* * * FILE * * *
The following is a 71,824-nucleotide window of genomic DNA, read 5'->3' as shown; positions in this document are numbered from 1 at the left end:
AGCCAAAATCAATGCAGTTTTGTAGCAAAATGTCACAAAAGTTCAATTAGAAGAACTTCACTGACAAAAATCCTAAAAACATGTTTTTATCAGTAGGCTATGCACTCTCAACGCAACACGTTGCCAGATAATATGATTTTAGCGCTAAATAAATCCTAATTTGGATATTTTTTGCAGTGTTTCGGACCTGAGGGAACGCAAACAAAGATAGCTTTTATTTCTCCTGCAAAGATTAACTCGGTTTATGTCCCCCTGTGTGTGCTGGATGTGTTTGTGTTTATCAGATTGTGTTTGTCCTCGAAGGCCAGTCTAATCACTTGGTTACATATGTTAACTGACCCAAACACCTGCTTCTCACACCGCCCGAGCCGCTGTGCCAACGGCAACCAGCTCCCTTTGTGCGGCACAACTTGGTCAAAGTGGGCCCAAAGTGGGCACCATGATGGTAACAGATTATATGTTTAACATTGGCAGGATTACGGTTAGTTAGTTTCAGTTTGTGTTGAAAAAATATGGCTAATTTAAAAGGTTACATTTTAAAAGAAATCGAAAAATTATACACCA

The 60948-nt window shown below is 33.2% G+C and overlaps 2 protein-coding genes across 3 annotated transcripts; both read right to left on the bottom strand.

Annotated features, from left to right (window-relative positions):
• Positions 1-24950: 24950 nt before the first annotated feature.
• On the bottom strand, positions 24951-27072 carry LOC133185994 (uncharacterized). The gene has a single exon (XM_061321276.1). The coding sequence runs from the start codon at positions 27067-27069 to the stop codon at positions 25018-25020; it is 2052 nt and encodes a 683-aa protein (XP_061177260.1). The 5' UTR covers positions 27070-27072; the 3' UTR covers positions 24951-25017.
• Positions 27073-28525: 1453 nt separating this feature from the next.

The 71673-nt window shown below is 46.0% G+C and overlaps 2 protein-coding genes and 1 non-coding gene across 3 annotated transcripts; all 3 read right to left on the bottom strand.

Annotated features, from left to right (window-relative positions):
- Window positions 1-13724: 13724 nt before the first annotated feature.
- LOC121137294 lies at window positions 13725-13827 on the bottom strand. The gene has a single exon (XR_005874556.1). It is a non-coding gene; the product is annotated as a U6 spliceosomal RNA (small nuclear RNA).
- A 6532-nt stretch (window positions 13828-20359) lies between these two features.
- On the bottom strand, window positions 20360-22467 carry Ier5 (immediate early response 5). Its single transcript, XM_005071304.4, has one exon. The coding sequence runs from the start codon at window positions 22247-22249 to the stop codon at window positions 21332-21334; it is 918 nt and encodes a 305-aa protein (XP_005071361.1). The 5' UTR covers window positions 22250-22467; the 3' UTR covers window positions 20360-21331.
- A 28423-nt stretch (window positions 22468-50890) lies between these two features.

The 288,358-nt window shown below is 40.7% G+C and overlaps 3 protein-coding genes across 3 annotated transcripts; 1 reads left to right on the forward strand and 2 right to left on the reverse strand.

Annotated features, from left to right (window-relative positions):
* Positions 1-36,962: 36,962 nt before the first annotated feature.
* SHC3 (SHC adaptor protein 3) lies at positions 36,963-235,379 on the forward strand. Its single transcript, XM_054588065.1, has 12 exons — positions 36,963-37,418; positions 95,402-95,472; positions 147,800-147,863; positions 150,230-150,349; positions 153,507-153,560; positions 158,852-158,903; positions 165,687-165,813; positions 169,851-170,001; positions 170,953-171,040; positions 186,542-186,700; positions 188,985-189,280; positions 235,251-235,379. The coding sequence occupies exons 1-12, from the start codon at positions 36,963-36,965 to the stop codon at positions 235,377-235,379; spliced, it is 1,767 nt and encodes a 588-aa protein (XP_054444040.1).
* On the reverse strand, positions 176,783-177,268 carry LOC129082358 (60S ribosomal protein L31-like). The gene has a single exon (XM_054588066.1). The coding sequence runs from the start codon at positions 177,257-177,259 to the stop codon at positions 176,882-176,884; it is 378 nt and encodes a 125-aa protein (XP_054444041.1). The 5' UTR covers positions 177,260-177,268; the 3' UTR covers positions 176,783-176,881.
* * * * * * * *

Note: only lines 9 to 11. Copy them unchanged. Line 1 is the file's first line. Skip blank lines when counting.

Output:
Annotated features, from left to right (window-relative positions):
- Window positions 1-13724: 13724 nt before the first annotated feature.
- LOC121137294 lies at window positions 13725-13827 on the bottom strand. The gene has a single exon (XR_005874556.1). It is a non-coding gene; the product is annotated as a U6 spliceosomal RNA (small nuclear RNA).